grace llewellyn

The most overwhelming reality of school is CONTROL. School controls the way you spend your time (what is life made of if not time?), how you behave, what you read, and to a large extent, what you think. In school you can’t control your own life. […] What the educators apparently haven’t realized yet is that experiential education is a double-edged sword. If you do something to learn it, then what you do, you learn. All the time you are in school, you learn through experience how to live in a dictatorship. In school you shut your notebook when the bell rings. You do not speak unless granted permission. You are guilty until proven innocent, and who will prove you innocent? You are told what to do, think, and say for six hours each day. If your teacher says sit up and pay attention, you had better stiffen your spine and try to get Bobby or Sally or the idea of Spring or the play you’re writing off your mind. The most constant and thorough thing students in school experience — and learn — is the antithesis of democracy.
—  Grace Llewellyn, The Teenage Liberation Handbook

I don’t know how or why… But I have this constant pain in my chest.
It’s not physical pain, but a pain that makes my heart feel heavy.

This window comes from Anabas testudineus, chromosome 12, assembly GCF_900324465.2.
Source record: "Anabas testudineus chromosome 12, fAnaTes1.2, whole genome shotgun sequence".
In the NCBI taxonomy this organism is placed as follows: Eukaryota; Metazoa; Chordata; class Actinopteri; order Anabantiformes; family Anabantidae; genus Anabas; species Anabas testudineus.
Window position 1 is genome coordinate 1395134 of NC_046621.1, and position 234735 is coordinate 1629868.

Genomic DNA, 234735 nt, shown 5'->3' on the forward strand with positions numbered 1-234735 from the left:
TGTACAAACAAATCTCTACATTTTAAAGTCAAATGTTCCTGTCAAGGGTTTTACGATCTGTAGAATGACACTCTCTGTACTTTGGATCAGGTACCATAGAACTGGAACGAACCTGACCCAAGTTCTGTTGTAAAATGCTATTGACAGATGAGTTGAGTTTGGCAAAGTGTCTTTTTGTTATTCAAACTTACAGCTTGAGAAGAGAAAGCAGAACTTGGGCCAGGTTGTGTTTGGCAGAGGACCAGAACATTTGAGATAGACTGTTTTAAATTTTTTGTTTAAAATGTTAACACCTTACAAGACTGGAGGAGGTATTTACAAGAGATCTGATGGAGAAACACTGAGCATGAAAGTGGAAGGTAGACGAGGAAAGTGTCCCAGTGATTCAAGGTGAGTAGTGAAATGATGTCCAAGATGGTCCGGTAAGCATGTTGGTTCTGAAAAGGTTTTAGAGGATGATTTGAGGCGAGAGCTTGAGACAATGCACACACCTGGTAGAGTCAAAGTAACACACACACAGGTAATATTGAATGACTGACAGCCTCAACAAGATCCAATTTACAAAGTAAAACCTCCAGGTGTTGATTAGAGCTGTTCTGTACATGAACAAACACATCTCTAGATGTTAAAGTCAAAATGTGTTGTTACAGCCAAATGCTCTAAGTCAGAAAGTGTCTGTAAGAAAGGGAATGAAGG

I feel like a piece of me is missing but I don’t know what it is.
Like that piece makes everything else fall into place…
Life makes sense

But it’s gone and I’m struggling to concentrate on anything
I cling to anything that gives me attention
But it’s just not enough to fill that missing piece

I’m sorry if I don’t make any sense, it’s just I don’t even know what is wrong with me. Just be patient and help me find that missing piece.

—  Grace Llewellyn
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How To Quit School And Get A Real Life and Education! Excerpts and Commentary [re : The Teenage Liberation Handbook: How to Quit School and Get a Real Life and Education [Paperback] available at Amazon : ]

I think that teenagers need things that society just isn’t providing. For one, an opportunity to be involved in a meaningful way: to contribute something to society, not to just be passive recipients of education. Also, I think that teenagers actually need more, not less, leadership from adults. I don’t mean control, I mean leadership. Leadership that is visionary, that helps youth to more clearly see their strengths, their options, their life’s mission, that offers more and better support for them to develop skills and work toward their most important dreams.
—  Grace Llewellyn, in Natural Born Learners: Unschooling and Autonomy in Education
Education is not a race, with winners and losers. It’s not a commodity to be bought and sold. Although it has many uses, it has no real purpose beyond the joy it produces. It doesn’t belong to anyone. It’s never over. If education is a game, it’s a game that anyone can play, and that doesn’t end, and that gets better each time a new player joins.
—  Grace Llewellyn